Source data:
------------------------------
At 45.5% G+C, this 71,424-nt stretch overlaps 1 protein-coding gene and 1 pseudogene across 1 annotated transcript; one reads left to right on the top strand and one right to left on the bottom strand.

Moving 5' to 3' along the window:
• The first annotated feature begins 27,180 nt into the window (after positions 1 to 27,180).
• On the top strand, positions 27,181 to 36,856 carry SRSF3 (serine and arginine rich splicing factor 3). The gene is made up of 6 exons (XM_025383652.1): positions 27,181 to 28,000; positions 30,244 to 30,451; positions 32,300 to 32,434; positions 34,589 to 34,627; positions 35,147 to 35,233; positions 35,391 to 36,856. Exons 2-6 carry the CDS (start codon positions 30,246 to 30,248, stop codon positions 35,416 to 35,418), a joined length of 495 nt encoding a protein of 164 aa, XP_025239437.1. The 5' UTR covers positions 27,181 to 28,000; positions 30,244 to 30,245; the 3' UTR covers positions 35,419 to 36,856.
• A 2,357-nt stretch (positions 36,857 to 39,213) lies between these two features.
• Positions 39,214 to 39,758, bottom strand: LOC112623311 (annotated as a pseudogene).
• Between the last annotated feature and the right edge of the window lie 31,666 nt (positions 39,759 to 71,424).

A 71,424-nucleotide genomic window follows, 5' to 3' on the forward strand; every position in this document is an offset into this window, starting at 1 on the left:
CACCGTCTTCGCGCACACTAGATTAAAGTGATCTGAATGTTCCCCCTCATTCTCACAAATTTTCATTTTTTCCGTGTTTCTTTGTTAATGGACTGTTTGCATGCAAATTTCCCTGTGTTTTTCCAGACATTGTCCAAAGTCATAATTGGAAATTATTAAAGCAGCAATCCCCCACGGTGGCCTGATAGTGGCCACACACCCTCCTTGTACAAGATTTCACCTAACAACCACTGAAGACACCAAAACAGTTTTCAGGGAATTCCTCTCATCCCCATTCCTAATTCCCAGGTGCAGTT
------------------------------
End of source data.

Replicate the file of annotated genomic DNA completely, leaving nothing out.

At 45.5% G+C, this 71,424-nt stretch overlaps 1 protein-coding gene and 1 pseudogene across 1 annotated transcript; one reads left to right on the top strand and one right to left on the bottom strand.

Moving 5' to 3' along the window:
• The first annotated feature begins 27,180 nt into the window (after positions 1 to 27,180).
• On the top strand, positions 27,181 to 36,856 carry SRSF3 (serine and arginine rich splicing factor 3). The gene is made up of 6 exons (XM_025383652.1): positions 27,181 to 28,000; positions 30,244 to 30,451; positions 32,300 to 32,434; positions 34,589 to 34,627; positions 35,147 to 35,233; positions 35,391 to 36,856. Exons 2-6 carry the CDS (start codon positions 30,246 to 30,248, stop codon positions 35,416 to 35,418), a joined length of 495 nt encoding a protein of 164 aa, XP_025239437.1. The 5' UTR covers positions 27,181 to 28,000; positions 30,244 to 30,245; the 3' UTR covers positions 35,419 to 36,856.
• A 2,357-nt stretch (positions 36,857 to 39,213) lies between these two features.
• Positions 39,214 to 39,758, bottom strand: LOC112623311 (annotated as a pseudogene).
• Between the last annotated feature and the right edge of the window lie 31,666 nt (positions 39,759 to 71,424).

A 71,424-nucleotide genomic window follows, 5' to 3' on the forward strand; every position in this document is an offset into this window, starting at 1 on the left:
CACCGTCTTCGCGCACACTAGATTAAAGTGATCTGAATGTTCCCCCTCATTCTCACAAATTTTCATTTTTTCCGTGTTTCTTTGTTAATGGACTGTTTGCATGCAAATTTCCCTGTGTTTTTCCAGACATTGTCCAAAGTCATAATTGGAAATTATTAAAGCAGCAATCCCCCACGGTGGCCTGATAGTGGCCACACACCCTCCTTGTACAAGATTTCACCTAACAACCACTGAAGACACCAAAACAGTTTTCAGGGAATTCCTCTCATCCCCATTCCTAATTCCCAGGTGCAGTT